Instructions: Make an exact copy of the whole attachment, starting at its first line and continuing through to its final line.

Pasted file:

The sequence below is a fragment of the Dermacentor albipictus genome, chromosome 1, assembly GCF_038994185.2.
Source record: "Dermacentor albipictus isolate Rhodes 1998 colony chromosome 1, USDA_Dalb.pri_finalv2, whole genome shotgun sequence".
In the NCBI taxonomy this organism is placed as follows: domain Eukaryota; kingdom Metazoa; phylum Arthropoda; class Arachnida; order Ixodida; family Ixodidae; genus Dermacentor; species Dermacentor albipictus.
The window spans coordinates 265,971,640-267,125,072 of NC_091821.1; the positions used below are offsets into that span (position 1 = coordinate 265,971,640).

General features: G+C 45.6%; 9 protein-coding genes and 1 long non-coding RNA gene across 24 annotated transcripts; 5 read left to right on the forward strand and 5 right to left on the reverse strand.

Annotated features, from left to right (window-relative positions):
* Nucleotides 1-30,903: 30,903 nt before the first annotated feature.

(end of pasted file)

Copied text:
The sequence below is a fragment of the Dermacentor albipictus genome, chromosome 1, assembly GCF_038994185.2.
Source record: "Dermacentor albipictus isolate Rhodes 1998 colony chromosome 1, USDA_Dalb.pri_finalv2, whole genome shotgun sequence".
In the NCBI taxonomy this organism is placed as follows: domain Eukaryota; kingdom Metazoa; phylum Arthropoda; class Arachnida; order Ixodida; family Ixodidae; genus Dermacentor; species Dermacentor albipictus.
The window spans coordinates 265,971,640-267,125,072 of NC_091821.1; the positions used below are offsets into that span (position 1 = coordinate 265,971,640).

General features: G+C 45.6%; 9 protein-coding genes and 1 long non-coding RNA gene across 24 annotated transcripts; 5 read left to right on the forward strand and 5 right to left on the reverse strand.

Annotated features, from left to right (window-relative positions):
* Nucleotides 1-30,903: 30,903 nt before the first annotated feature.